Working as an actor shaped Charlotte’s approach to directing, with ‘an understanding that each actor needs a different approach’, and as such, she’s ‘a lot more patient!’ in her process. There’s also value in the practical experiences Charlotte has from working as an actress, from acting techniques to technicalities, and she says it’s ‘easy to forget’ that less experienced or non-professional actors appreciate support through the offstage aspects, too.
Through the West Acting Workshop, Charlotte also worked with sound designer Ryan Coole, whose wonderful electronic discord underscores the work, and lighting designer Susan Howe, whose simple lighting works so well with a moment of astute, static direction to produce a strikingly austere effect for Di’s distressing viewing of the video in Act II. A mesmerising portrait of a mother paralysed by truth, lit by the confronting intensity of a spot used as a laptop screen, it contrasts the movement and often unfortunate interference of the scenery shifting with a still, stark simplicity.
Apart from the lighting and sound, Charlotte led the direction of all other aspects, from the set to the production’s social media presence, and its an impressive demonstration of her drive and determination, as well as the faith she has in the play. Directing involves ‘a lot of confidence in your vision’, and Charlotte feels those pressures especially working in a field where parts – on and offstage – are limited for women: ‘guys get all these great roles, and then you’re the girlfriend!’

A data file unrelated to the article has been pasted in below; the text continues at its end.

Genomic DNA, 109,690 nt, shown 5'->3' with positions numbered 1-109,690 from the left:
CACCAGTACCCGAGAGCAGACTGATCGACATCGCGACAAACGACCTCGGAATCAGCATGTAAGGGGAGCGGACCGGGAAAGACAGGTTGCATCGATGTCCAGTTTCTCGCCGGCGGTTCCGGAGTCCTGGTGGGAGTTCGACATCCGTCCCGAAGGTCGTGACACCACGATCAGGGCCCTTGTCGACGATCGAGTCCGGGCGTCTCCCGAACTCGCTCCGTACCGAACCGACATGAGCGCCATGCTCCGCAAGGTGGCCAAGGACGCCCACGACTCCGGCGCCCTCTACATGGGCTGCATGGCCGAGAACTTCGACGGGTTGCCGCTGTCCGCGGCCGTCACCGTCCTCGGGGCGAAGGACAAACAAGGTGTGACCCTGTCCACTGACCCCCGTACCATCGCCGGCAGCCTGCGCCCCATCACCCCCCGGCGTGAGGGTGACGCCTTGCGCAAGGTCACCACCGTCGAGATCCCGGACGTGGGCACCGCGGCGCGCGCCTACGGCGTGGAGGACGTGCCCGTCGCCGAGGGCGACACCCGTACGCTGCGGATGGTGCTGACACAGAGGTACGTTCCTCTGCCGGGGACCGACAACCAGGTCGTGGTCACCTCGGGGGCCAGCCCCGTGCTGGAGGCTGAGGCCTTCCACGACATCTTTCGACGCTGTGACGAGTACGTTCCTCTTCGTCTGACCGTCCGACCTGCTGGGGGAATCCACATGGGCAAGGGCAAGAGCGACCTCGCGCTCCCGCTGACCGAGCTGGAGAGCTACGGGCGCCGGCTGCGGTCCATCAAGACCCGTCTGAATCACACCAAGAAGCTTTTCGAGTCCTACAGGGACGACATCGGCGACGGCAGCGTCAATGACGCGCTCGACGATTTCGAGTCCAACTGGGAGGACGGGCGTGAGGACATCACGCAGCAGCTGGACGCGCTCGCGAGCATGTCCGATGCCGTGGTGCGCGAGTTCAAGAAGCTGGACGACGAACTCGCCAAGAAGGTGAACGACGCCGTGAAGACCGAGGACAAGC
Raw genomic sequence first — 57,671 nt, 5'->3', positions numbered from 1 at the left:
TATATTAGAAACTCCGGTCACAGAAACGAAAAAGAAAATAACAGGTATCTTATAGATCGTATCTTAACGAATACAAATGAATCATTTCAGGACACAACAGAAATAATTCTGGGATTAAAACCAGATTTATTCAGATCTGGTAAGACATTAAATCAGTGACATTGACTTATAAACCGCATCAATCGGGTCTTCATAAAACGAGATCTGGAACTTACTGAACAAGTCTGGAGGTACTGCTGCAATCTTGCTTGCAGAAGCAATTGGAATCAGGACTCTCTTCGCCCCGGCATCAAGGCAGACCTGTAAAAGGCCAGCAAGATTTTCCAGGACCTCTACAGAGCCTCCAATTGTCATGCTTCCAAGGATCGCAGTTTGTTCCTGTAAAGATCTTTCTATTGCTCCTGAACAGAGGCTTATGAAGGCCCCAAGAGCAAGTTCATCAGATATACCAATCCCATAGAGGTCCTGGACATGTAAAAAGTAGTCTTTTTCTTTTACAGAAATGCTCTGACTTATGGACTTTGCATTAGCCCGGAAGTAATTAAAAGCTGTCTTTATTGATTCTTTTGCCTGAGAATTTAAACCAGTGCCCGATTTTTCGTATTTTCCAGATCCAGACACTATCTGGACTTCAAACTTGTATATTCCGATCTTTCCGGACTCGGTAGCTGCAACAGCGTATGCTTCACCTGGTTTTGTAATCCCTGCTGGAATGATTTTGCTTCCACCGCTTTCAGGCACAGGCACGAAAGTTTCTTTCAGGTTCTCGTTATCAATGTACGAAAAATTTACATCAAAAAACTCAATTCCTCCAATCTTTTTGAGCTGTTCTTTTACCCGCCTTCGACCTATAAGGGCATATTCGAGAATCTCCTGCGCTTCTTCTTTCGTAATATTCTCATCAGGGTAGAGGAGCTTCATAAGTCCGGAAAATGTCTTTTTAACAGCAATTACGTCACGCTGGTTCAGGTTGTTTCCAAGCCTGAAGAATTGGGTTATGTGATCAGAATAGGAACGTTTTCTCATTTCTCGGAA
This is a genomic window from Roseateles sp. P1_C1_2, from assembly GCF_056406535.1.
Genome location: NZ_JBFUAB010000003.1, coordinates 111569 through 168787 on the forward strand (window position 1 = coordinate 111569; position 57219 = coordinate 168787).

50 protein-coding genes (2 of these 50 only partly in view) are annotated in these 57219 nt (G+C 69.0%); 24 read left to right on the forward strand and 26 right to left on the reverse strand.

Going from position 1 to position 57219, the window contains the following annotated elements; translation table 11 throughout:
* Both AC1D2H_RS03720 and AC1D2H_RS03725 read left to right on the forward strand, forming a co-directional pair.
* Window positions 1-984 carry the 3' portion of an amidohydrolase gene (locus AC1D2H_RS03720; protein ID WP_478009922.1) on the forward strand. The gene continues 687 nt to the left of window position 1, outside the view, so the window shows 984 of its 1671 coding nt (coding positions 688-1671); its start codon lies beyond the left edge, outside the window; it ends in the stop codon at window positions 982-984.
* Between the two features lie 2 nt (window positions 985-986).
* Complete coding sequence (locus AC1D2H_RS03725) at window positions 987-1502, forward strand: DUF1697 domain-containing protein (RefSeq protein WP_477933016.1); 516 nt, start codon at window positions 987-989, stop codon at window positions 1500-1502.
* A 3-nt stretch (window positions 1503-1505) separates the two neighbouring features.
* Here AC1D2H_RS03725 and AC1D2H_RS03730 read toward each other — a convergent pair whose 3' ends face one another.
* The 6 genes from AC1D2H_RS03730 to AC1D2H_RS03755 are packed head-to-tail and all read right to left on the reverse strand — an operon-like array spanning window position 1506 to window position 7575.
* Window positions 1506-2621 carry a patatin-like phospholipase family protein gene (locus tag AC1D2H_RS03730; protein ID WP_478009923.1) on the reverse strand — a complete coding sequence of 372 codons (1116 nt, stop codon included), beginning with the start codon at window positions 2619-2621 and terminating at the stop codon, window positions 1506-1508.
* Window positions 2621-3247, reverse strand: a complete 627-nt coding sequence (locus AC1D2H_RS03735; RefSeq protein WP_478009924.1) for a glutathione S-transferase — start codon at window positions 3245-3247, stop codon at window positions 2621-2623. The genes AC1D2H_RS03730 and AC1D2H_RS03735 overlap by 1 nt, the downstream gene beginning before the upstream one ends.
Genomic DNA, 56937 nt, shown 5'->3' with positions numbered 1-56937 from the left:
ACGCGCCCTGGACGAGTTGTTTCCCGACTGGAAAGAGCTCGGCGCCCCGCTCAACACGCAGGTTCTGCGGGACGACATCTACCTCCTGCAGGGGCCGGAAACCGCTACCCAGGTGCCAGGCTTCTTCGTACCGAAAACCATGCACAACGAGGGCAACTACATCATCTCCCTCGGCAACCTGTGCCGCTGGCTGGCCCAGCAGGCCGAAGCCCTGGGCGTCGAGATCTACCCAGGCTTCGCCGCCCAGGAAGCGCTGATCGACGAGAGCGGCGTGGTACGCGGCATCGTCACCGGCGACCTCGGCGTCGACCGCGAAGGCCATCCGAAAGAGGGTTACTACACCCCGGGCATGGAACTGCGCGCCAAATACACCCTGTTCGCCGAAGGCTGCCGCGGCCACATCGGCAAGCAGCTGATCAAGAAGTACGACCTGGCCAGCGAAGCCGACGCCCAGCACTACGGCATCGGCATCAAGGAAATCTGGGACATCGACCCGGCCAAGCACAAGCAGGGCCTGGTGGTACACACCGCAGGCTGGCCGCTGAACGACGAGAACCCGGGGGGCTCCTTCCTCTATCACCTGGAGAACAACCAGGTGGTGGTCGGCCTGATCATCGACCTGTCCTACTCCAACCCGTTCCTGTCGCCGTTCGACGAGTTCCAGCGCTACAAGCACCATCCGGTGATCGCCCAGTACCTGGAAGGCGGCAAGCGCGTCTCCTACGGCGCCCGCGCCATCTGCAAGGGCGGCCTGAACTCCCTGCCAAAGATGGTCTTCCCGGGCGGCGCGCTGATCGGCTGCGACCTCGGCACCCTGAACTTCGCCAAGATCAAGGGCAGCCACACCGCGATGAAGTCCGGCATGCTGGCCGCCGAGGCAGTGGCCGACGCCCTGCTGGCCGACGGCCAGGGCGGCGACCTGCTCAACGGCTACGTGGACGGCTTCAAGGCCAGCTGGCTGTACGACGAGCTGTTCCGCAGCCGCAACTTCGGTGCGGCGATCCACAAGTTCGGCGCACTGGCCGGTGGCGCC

Pushing against peripheral and structural pressures is also something Fritz’s play does: ‘it’s very relevant, and I like theatre that pushes on an issue, something that’s shocking and with something to say.’ As a play, it wrestles with explicit issues, from social class to sexual consent, yet what it has to say is that these things are insidious; like Jack, and even David, we’re all seedlings diseased by deeply rotten roots.
Yet, the play is unashamedly a shocker, and it’s easy to see why it appealed to Charlotte as a director as we discuss her theatrical favourites, from the powerful, pull-no-punches People, Places and Things to the experimental complexity of Orphan, a piece devised by a South West theatre collective that she’s familiar with. ‘A lot of emerging companies are creating their own work, and no one is just an actor anymore – you can’t afford to be! We’re all familiar with ‘triple threats’, but we’re in the million-threat theatre makers now.’
And a lot of promising theatre makers practise and perfect their craft in a place like the Alma Tavern Theatre. And, as Charlotte says with a wry smile at the realisation that we’re somewhere very similar, you can see a lot of exciting things in ‘a room above a pub’. ‘People don’t like taking chances on smaller theatre, but change has to start somewhere.’ An effort, an act, a change: is that all it takes?